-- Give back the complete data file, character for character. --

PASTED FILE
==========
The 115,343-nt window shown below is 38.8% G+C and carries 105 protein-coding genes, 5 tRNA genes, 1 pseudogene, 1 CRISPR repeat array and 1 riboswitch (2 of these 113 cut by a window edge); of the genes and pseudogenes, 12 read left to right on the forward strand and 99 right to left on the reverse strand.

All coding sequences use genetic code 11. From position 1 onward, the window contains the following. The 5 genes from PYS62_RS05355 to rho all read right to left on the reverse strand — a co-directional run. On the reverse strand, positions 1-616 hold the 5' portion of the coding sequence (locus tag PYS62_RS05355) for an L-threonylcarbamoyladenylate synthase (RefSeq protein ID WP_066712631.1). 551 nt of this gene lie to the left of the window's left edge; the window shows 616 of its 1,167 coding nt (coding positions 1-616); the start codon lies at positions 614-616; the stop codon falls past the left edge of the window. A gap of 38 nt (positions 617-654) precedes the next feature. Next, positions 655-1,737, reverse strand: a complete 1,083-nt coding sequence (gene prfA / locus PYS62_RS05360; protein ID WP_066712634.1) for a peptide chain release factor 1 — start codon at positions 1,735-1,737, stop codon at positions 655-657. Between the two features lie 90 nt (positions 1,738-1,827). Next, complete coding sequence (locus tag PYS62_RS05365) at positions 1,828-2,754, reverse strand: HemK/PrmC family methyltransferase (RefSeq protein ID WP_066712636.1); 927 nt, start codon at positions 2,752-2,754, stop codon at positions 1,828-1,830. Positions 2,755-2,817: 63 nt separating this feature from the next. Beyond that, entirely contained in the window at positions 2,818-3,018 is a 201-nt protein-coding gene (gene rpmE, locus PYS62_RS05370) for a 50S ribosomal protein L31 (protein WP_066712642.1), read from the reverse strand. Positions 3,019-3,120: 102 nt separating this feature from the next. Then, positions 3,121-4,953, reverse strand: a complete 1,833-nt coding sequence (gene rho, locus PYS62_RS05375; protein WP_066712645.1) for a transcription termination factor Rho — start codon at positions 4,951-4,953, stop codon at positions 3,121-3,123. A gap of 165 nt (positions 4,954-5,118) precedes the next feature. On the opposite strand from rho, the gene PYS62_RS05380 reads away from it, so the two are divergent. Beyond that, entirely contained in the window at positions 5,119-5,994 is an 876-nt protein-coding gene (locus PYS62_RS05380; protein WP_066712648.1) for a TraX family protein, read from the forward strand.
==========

The 115,343-nt window shown below is 38.8% G+C and carries 105 protein-coding genes, 5 tRNA genes, 1 pseudogene, 1 CRISPR repeat array and 1 riboswitch (2 of these 113 cut by a window edge); of the genes and pseudogenes, 12 read left to right on the forward strand and 99 right to left on the reverse strand.

All coding sequences use genetic code 11. From position 1 onward, the window contains the following. The 5 genes from PYS62_RS05355 to rho all read right to left on the reverse strand — a co-directional run. On the reverse strand, positions 1-616 hold the 5' portion of the coding sequence (locus tag PYS62_RS05355) for an L-threonylcarbamoyladenylate synthase (RefSeq protein ID WP_066712631.1). 551 nt of this gene lie to the left of the window's left edge; the window shows 616 of its 1,167 coding nt (coding positions 1-616); the start codon lies at positions 614-616; the stop codon falls past the left edge of the window. A gap of 38 nt (positions 617-654) precedes the next feature. Next, positions 655-1,737, reverse strand: a complete 1,083-nt coding sequence (gene prfA / locus PYS62_RS05360; protein ID WP_066712634.1) for a peptide chain release factor 1 — start codon at positions 1,735-1,737, stop codon at positions 655-657. Between the two features lie 90 nt (positions 1,738-1,827). Next, complete coding sequence (locus tag PYS62_RS05365) at positions 1,828-2,754, reverse strand: HemK/PrmC family methyltransferase (RefSeq protein ID WP_066712636.1); 927 nt, start codon at positions 2,752-2,754, stop codon at positions 1,828-1,830. Positions 2,755-2,817: 63 nt separating this feature from the next. Beyond that, entirely contained in the window at positions 2,818-3,018 is a 201-nt protein-coding gene (gene rpmE, locus PYS62_RS05370) for a 50S ribosomal protein L31 (protein WP_066712642.1), read from the reverse strand. Positions 3,019-3,120: 102 nt separating this feature from the next. Then, positions 3,121-4,953, reverse strand: a complete 1,833-nt coding sequence (gene rho, locus PYS62_RS05375; protein WP_066712645.1) for a transcription termination factor Rho — start codon at positions 4,951-4,953, stop codon at positions 3,121-3,123. A gap of 165 nt (positions 4,954-5,118) precedes the next feature. On the opposite strand from rho, the gene PYS62_RS05380 reads away from it, so the two are divergent. Beyond that, entirely contained in the window at positions 5,119-5,994 is an 876-nt protein-coding gene (locus PYS62_RS05380; protein WP_066712648.1) for a TraX family protein, read from the forward strand.